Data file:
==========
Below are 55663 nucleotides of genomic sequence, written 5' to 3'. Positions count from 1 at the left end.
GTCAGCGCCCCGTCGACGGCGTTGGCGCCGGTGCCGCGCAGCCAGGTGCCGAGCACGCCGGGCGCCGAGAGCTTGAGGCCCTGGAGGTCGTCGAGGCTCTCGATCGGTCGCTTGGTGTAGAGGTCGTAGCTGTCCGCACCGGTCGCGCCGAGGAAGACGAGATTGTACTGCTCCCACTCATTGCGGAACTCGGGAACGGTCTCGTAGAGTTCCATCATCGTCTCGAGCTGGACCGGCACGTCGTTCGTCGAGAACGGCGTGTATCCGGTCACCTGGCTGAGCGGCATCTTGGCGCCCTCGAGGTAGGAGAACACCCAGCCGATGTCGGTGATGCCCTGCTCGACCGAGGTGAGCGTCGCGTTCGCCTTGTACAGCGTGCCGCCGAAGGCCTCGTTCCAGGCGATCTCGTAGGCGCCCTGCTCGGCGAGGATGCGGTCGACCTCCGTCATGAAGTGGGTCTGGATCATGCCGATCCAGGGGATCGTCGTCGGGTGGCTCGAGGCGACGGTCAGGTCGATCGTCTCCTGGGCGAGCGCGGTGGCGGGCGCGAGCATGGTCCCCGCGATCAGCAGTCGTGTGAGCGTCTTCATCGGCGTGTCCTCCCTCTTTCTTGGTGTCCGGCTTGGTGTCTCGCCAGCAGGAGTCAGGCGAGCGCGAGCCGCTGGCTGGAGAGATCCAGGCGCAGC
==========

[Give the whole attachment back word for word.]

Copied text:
Below are 55663 nucleotides of genomic sequence, written 5' to 3'. Positions count from 1 at the left end.
GTCAGCGCCCCGTCGACGGCGTTGGCGCCGGTGCCGCGCAGCCAGGTGCCGAGCACGCCGGGCGCCGAGAGCTTGAGGCCCTGGAGGTCGTCGAGGCTCTCGATCGGTCGCTTGGTGTAGAGGTCGTAGCTGTCCGCACCGGTCGCGCCGAGGAAGACGAGATTGTACTGCTCCCACTCATTGCGGAACTCGGGAACGGTCTCGTAGAGTTCCATCATCGTCTCGAGCTGGACCGGCACGTCGTTCGTCGAGAACGGCGTGTATCCGGTCACCTGGCTGAGCGGCATCTTGGCGCCCTCGAGGTAGGAGAACACCCAGCCGATGTCGGTGATGCCCTGCTCGACCGAGGTGAGCGTCGCGTTCGCCTTGTACAGCGTGCCGCCGAAGGCCTCGTTCCAGGCGATCTCGTAGGCGCCCTGCTCGGCGAGGATGCGGTCGACCTCCGTCATGAAGTGGGTCTGGATCATGCCGATCCAGGGGATCGTCGTCGGGTGGCTCGAGGCGACGGTCAGGTCGATCGTCTCCTGGGCGAGCGCGGTGGCGGGCGCGAGCATGGTCCCCGCGATCAGCAGTCGTGTGAGCGTCTTCATCGGCGTGTCCTCCCTCTTTCTTGGTGTCCGGCTTGGTGTCTCGCCAGCAGGAGTCAGGCGAGCGCGAGCCGCTGGCTGGAGAGATCCAGGCGCAGC